THE CURRENT CLIMATE
Who’s Who Legal: How have current economic conditions affected mining concerns in your jurisdiction? Do you see the current rise in commodity prices as sustainable?
Abdón H Hernández: Current economic conditions have certainly affected mining activities in Mexico. Exploration has decreased and expansions of current operations are being postponed.
Philip Christensen: The global financial crisis had a number of effects. With the retraction of credit and general market nervousness many developments were put on hold. To the extent to which debt funding was to be utilised, that dried up with the result that funding was from either capital raising or joint venturing – often with new entrants such as Indian and Chinese companies.
Glenn Faass: Our practice – and my own – is spread very widely geographically. This gives us a considerable hedge against declines in specific jurisdictions. However, we had an outgoing tide that lowered all boats – namely the limited availability of exploration funding, which hit juniors and midcaps especially hard. That seems to be turning around.
Abdón Hernández: As to the current rise in commodity prices, it’s difficult to make a forecast unless you have a reliable ‘crystal ball’. It all depends on the reversal of the current economic or financial conditions of developed countries.
Glenn Faass: I understand that projections for the next few years are mostly that we will not see average mineral prices in 2007/08 ranges, except perhaps for a few metals – most likely including gold. This seems logical to me.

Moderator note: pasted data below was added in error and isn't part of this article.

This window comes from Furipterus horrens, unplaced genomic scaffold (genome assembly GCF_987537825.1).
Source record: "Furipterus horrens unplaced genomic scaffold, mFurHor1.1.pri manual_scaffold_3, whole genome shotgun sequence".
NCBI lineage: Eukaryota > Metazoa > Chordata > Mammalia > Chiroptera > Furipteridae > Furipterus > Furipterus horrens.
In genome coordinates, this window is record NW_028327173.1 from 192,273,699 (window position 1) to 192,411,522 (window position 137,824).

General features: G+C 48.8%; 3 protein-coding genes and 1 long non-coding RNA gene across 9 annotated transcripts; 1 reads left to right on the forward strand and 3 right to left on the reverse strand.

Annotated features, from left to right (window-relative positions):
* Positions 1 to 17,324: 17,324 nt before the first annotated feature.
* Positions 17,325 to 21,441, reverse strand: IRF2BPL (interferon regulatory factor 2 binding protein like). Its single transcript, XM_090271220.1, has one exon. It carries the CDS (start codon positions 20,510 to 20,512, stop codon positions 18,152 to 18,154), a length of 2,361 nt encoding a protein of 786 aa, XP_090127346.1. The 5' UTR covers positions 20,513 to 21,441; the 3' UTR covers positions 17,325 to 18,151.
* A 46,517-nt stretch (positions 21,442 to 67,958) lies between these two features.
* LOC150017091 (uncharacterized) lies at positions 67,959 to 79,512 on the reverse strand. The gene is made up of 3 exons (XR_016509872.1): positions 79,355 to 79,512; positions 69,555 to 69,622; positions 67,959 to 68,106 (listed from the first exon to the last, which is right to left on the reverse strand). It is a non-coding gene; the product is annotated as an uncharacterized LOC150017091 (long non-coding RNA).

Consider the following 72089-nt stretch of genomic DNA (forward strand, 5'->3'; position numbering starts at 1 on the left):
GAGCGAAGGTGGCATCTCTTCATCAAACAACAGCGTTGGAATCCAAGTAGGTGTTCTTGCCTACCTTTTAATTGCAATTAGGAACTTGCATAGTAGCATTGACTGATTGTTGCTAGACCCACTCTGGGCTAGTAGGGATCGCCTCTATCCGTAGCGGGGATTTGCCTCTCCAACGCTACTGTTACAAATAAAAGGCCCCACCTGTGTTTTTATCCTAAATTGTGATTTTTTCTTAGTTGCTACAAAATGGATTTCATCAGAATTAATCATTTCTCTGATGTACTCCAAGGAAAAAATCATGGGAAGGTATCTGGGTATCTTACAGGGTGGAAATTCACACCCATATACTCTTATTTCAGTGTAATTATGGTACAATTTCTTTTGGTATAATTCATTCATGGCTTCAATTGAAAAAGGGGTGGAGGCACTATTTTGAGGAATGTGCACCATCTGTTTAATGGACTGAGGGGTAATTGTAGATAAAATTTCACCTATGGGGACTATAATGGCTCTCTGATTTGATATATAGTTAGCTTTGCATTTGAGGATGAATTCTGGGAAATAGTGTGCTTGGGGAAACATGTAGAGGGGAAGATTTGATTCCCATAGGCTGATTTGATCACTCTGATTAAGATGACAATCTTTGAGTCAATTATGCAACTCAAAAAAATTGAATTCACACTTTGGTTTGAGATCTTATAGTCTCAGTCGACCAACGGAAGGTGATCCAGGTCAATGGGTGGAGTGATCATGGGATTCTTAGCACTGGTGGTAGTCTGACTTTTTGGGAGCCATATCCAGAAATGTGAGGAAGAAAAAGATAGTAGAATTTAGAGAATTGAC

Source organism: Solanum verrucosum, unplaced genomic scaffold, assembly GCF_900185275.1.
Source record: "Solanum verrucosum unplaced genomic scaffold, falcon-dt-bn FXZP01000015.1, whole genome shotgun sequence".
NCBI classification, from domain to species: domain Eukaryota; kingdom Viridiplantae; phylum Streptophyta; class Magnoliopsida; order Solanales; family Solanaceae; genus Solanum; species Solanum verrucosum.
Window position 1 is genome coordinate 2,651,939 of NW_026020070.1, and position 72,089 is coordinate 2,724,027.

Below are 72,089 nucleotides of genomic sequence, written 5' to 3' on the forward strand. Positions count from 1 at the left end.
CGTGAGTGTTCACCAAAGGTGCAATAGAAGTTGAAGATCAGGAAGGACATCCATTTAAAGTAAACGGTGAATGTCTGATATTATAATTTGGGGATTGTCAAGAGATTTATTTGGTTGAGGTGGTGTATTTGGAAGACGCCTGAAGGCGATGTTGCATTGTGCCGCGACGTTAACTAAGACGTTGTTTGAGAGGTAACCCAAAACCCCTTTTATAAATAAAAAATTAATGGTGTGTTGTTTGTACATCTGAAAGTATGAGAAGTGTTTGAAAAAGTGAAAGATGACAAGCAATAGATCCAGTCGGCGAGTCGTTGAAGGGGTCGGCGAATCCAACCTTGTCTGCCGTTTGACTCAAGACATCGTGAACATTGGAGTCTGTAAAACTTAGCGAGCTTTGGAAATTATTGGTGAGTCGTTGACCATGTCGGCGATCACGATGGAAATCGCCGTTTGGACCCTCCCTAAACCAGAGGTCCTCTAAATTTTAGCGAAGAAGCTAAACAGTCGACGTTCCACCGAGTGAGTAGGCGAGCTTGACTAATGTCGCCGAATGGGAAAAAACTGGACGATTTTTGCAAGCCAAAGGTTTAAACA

Philip Christensen: During this year, particularly in the coal sector, we’ve seen resurging interest as there seems to be a level of confidence in the market, and this has sustained prices over the medium-to-long term. The capital markets in the junior exploration end of the resources business have been sorely hit, and IPOs and small-scale rights issues are difficult. However, there appear to be signs that in certain sectors, for example coal – even at the more junior end – IPOs and other capital raisings may be successful. Project finance seems to remain very constrained.
Who’s Who Legal: What makes a good local mining counsel?
Philip Christensen: This somewhat depends on what’s meant by ‘mining counsel’. Mining companies have a diaspora of legal needs ranging from M&A, employee relations, occupational health & safety, environmental, mining law, etc. First and foremost, I think that a sound knowledge of the mining industry is essential – from exploration, through production to sale and marketing. The mining industry will always be heavily regulated, so having a good perspective on how emerging regulations might impact companies in the mining sector is very important. I think the ability to properly assess risks, and communicate that to our mining clients, is perhaps the greatest value-add we can have.
Abdón Hernández: You need not only the “know-how” but also the “know-who”. It’s not enough to be fully knowledgeable on the mining regulatory framework – it’s also necessary to have, firstly, practical experience in the local mores, traditions and formats customary in mining legal work; and secondly, good contacts with federal and local government officials involved in the regulation of mining, or those responsible for the “red tape” required in government applications for permitting, etc.
Glenn Faass: For significant mining projects to be financed in a major market or sold to a professional investor, the project needs to be as solid legally as domestic laws permit. This doesn’t require “bullet-proofing”, because investors, bankers and the market know that that’s illusory in emerging markets – and they also know how to assess and evaluate the legal risk. But it does require that the project isn’t “covered with hair” in a way that’s unusual for that jurisdiction. This in turn means that the legal team must have technical legal skills, as well as a knowledge of what’s worked previously. In various emerging markets, including some in the CIS and in Latin America, these skills are widely available from local counsel. In others, much more needs to be supplied by international counsel.